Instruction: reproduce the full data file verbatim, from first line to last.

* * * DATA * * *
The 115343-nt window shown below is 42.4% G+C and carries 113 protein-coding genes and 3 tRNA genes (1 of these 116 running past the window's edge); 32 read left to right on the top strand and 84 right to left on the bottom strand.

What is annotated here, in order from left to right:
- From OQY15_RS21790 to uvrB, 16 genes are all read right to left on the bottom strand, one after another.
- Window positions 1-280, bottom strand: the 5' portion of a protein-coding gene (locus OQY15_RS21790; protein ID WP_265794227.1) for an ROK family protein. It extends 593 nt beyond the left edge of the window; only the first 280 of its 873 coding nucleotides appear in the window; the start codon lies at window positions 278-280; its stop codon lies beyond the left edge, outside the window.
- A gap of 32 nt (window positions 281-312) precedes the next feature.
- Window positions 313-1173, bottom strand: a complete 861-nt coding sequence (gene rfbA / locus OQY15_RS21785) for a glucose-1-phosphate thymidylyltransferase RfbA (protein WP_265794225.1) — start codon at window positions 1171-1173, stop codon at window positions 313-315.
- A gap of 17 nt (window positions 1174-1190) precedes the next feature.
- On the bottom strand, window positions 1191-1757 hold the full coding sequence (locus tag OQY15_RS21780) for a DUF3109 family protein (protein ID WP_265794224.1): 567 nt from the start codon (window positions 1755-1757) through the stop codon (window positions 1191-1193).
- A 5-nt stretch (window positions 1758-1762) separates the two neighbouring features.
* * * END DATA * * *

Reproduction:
The 115343-nt window shown below is 42.4% G+C and carries 113 protein-coding genes and 3 tRNA genes (1 of these 116 running past the window's edge); 32 read left to right on the top strand and 84 right to left on the bottom strand.

What is annotated here, in order from left to right:
- From OQY15_RS21790 to uvrB, 16 genes are all read right to left on the bottom strand, one after another.
- Window positions 1-280, bottom strand: the 5' portion of a protein-coding gene (locus OQY15_RS21790; protein ID WP_265794227.1) for an ROK family protein. It extends 593 nt beyond the left edge of the window; only the first 280 of its 873 coding nucleotides appear in the window; the start codon lies at window positions 278-280; its stop codon lies beyond the left edge, outside the window.
- A gap of 32 nt (window positions 281-312) precedes the next feature.
- Window positions 313-1173, bottom strand: a complete 861-nt coding sequence (gene rfbA / locus OQY15_RS21785) for a glucose-1-phosphate thymidylyltransferase RfbA (protein WP_265794225.1) — start codon at window positions 1171-1173, stop codon at window positions 313-315.
- A gap of 17 nt (window positions 1174-1190) precedes the next feature.
- On the bottom strand, window positions 1191-1757 hold the full coding sequence (locus tag OQY15_RS21780) for a DUF3109 family protein (protein ID WP_265794224.1): 567 nt from the start codon (window positions 1755-1757) through the stop codon (window positions 1191-1193).
- A 5-nt stretch (window positions 1758-1762) separates the two neighbouring features.